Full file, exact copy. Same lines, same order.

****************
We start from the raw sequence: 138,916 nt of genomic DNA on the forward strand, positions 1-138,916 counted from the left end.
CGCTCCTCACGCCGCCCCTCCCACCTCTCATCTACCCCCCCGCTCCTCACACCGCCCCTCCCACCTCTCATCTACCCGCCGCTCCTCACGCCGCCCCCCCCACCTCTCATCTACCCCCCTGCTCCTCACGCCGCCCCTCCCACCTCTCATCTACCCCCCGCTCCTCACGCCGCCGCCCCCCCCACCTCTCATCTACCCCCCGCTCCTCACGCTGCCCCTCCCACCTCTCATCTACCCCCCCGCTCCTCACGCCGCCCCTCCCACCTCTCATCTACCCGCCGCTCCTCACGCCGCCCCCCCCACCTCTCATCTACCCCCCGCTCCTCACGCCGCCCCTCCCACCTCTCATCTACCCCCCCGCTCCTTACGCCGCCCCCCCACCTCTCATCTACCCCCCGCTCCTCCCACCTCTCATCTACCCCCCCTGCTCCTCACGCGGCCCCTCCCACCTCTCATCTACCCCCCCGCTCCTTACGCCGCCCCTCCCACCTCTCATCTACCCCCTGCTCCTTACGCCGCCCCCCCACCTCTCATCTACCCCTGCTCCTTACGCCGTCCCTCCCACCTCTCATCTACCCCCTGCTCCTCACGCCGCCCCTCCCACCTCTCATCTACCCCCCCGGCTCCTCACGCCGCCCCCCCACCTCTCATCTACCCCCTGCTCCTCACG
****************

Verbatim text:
We start from the raw sequence: 138,916 nt of genomic DNA on the forward strand, positions 1-138,916 counted from the left end.
CGCTCCTCACGCCGCCCCTCCCACCTCTCATCTACCCCCCCGCTCCTCACACCGCCCCTCCCACCTCTCATCTACCCGCCGCTCCTCACGCCGCCCCCCCCACCTCTCATCTACCCCCCTGCTCCTCACGCCGCCCCTCCCACCTCTCATCTACCCCCCGCTCCTCACGCCGCCGCCCCCCCCACCTCTCATCTACCCCCCGCTCCTCACGCTGCCCCTCCCACCTCTCATCTACCCCCCCGCTCCTCACGCCGCCCCTCCCACCTCTCATCTACCCGCCGCTCCTCACGCCGCCCCCCCCACCTCTCATCTACCCCCCGCTCCTCACGCCGCCCCTCCCACCTCTCATCTACCCCCCCGCTCCTTACGCCGCCCCCCCACCTCTCATCTACCCCCCGCTCCTCCCACCTCTCATCTACCCCCCCTGCTCCTCACGCGGCCCCTCCCACCTCTCATCTACCCCCCCGCTCCTTACGCCGCCCCTCCCACCTCTCATCTACCCCCTGCTCCTTACGCCGCCCCCCCACCTCTCATCTACCCCTGCTCCTTACGCCGTCCCTCCCACCTCTCATCTACCCCCTGCTCCTCACGCCGCCCCTCCCACCTCTCATCTACCCCCCCGGCTCCTCACGCCGCCCCCCCACCTCTCATCTACCCCCTGCTCCTCACG